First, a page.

LANSING, Mich. — Michigan officials have decided to allow solar panels for larger commercial solar arrays to be built on more farmland around the state.
“My administration understands and is committed to helping meet the growing demand for clean, renewable energy sources in our state. By preparing for and investing in renewable energy, we're protecting our environment while diversifying revenue options for Michigan farmers and supporting economic development and job creation in a key Michigan industry." said Whitmer. “We want to ensure that the placement of commercial solar panel arrays is consistent with farming operations and the purposes of PA 116, while also providing opportunities for renewable energy."
Gov. Gretchen Whitmer and Michigan Department of Agriculture and Rural Development Director Gary McDowell announced Monday that the department has decided to allow land enrolled in the Farmland and Open Space Preservation Program to be used for such solar power projects.
McDowell says in a statement the change "will not result in a loss of useable farmland" and will provide a "new opportunity for Michigan's farmers to diversify."
“This administrative decision will not result in a loss of useable farmland,” said McDowell. “The change ensures that Michigan’s farmland is preserved so we can continue to feed our communities while also balancing the need to develop renewable energy sources. This is an exciting new opportunity for Michigan's farmers to diversify while they continue to face challenging circumstances.”
The land preservation program provides tax incentives to landowners who keep properties for agricultural use.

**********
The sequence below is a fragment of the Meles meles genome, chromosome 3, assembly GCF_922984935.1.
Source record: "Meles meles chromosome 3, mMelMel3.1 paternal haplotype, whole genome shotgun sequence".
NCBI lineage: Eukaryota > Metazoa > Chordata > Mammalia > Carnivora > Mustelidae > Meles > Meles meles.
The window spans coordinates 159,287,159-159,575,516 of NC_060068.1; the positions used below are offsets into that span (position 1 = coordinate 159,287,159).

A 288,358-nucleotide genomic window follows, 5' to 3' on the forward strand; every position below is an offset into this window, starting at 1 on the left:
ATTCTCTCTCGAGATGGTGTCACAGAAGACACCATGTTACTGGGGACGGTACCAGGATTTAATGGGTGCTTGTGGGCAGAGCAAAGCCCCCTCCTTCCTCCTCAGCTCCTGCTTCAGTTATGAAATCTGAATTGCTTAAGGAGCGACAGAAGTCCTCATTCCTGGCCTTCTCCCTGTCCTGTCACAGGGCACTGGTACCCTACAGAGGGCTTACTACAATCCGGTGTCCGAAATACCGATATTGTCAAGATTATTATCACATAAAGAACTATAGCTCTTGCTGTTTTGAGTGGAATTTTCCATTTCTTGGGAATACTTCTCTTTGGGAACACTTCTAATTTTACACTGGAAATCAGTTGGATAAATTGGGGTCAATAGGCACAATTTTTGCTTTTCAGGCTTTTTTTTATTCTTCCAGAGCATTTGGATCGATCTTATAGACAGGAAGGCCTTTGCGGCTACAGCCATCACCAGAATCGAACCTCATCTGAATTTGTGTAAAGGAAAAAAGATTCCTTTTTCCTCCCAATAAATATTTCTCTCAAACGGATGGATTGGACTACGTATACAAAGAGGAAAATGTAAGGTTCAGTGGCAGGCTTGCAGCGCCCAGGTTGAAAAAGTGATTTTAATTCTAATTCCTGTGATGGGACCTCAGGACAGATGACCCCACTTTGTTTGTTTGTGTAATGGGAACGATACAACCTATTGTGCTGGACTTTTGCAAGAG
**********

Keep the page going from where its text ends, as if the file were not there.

Michigan says about 3.4 million acres of farmland currently are enrolled in the program and developers were having trouble finding farmland for large solar projects.
Michigan Environmental Council released the following statement in support:
“This executive decision is an all around win for Michigan,” said Michigan Environmental Council Agricultural Policy Director Tom Zimnicki. “Not only does this action ensure Michigan residents will continue to benefit from more clean, affordable solar energy, but it also importantly protects pollinators, which are vital to the health of our state’s ecosystems and our agriculture industry. Increased threats to pollinators and recent declines in their populations jeopardizes food production for some of our favorite Michigan crops like apple, blueberry, and cherry. The pollinator habitat requirement of this executive decision is an important step for ensuring food production, and hopefully serves as a model to other states for how renewable energy, pollinator habitat, and agriculture can coexist for the betterment of everyone.”
The Michigan Energy Innovation Business Council (Michigan EIBC) released a statement saying that they are pleased with the decision by the Michigan Department of Agriculture and Rural Development (MDARD) to allow solar energy deployment on farmland held under the Farmland Preservation Program.
“MDARD’s decision is a win for farmers, clean energy and the state of Michigan,” Michigan EIBC President Laura Sherman said. “Thanks to MDARD's policy, farmers will have access to a new revenue stream, while continuing to preserve their farmland for future agricultural use.”
Jim Byrum, president of the Michigan Agri-business Association (MABA) praised Whitmer's administration on the order for the use of solar energy on land enrolled in PA 116.
“Solar energy provides farmers, agribusinesses and farm communities with a steady source of tax revenue while preserving farmland for future generations,” said Byrum. “We are pleased with the Whitmer Administration’s resolution that will protect farmland while providing opportunities for rural communities to take advantage of the tax revenue, jobs and economic boosts that come with solar installations.”
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